But the feeling of camaraderie soon ended and was replaced with what is often the norm at a Berlin School Board meeting – disagreement. An attempt to approve the minutes of previous meetings, usually a routine task, turned into an argument about a statement from the District, read by Liz Miller, accepting blame for problems during the last election where candidates for School Board seats did not have the correct number of signatures on their petitions. Board Member John Nash said he had not been able to read the statement ahead of time. He was “angry that the statement could be read without discussion. I politely disagree,” said Nash, who feels that the law in regard to petitions should have been followed. The statement read by Miller, according to Nash, “was not the position of the entire Board.” Miller and Nash argued about the statement until Board Member Gina Goodermote could take it no longer. “The whole mess was handled poorly,” she said, “but let’s go on.” And on it went.
A resident seeking to send her child to Catholic Central in Troy then took the podium and asked why they were not allowed transportation to Catholic Central from Grafton. She said other students had been provided with busing to that school in the past. Dr. Howard pointed out that while this previously may have been the case, “This Board is adamant about strictly adhering to the limit.” But he agreed to research the matter further and get back to them with more information.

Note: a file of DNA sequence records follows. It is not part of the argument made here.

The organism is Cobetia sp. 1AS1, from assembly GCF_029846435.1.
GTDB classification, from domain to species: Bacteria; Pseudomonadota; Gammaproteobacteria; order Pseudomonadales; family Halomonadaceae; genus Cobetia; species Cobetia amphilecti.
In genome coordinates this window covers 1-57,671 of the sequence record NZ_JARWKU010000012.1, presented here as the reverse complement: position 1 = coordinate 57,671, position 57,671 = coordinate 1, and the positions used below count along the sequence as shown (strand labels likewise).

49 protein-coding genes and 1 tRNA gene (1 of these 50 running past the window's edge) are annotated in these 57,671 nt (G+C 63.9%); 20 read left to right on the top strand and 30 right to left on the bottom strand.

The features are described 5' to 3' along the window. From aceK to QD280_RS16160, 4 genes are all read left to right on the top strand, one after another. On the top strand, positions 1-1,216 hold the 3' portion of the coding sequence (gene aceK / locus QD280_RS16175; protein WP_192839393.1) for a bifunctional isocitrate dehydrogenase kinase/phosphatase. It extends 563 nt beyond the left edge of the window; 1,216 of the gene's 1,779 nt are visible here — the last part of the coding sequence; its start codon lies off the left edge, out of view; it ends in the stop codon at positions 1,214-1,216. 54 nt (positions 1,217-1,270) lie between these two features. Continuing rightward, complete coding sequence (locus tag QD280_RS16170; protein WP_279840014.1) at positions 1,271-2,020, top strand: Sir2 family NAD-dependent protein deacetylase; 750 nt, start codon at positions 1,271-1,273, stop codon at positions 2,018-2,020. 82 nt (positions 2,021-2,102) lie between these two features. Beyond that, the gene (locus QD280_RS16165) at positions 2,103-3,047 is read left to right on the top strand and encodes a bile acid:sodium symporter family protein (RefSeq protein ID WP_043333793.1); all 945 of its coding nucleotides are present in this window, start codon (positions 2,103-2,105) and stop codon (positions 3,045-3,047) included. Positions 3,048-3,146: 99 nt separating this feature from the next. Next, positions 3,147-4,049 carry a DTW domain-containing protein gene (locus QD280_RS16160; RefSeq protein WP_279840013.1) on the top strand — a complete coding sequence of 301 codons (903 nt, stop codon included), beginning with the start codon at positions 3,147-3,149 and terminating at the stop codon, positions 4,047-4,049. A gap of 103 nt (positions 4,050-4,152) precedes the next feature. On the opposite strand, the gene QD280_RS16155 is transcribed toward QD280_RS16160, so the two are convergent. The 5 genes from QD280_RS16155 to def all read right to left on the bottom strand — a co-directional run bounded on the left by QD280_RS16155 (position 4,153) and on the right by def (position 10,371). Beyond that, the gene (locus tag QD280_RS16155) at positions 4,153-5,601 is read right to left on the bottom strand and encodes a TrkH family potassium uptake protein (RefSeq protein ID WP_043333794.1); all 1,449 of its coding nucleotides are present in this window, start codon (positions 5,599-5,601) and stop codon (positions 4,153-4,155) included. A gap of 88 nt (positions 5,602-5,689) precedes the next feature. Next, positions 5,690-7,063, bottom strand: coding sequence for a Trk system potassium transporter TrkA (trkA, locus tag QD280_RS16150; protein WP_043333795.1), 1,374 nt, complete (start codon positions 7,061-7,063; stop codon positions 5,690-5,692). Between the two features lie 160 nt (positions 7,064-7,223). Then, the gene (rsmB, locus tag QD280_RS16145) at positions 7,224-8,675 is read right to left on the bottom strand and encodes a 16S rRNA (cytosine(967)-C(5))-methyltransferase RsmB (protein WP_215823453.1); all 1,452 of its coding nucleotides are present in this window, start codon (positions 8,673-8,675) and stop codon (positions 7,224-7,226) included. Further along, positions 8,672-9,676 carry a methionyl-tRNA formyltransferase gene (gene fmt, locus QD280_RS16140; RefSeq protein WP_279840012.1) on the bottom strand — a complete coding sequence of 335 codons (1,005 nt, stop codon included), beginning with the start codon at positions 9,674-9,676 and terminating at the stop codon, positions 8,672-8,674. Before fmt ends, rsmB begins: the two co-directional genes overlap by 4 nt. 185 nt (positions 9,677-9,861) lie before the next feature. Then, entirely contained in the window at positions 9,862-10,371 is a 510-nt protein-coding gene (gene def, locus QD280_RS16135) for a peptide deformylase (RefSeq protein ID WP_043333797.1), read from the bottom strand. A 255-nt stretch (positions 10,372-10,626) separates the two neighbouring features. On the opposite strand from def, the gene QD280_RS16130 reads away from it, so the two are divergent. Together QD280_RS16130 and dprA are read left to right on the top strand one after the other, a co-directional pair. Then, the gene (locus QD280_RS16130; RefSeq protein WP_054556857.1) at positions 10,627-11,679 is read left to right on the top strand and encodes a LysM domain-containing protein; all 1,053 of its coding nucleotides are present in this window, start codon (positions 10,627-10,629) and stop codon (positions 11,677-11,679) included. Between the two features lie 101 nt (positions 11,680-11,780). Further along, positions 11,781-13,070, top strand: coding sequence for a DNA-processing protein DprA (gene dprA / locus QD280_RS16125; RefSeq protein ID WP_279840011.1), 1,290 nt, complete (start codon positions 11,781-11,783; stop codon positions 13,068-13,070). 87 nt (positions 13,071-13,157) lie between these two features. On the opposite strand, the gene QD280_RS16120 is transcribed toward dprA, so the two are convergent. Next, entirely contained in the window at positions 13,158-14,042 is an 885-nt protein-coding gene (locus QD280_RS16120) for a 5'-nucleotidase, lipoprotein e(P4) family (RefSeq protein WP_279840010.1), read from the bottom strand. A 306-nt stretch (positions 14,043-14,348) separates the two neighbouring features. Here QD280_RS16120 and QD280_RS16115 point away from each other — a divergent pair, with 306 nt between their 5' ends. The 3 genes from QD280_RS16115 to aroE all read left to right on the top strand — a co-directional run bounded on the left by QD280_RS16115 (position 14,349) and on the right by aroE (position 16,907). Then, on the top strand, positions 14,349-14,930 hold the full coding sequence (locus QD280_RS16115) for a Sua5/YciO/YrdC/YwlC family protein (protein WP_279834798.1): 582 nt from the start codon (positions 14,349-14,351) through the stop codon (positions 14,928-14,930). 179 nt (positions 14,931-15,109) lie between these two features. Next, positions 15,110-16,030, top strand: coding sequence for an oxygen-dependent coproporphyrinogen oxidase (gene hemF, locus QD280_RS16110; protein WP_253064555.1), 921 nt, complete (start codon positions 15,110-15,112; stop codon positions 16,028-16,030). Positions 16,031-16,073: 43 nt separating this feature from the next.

Some students will be taking jet transportation out of the District when they escape, albeit momentarily, to Italy next winter. The Board unanimously agreed to grant permission to the trip’s organizer, Social Studies teacher Bob Gould, for the trip to take place in February 2012. Currently 20 students have signed up with another eight considering the adventure.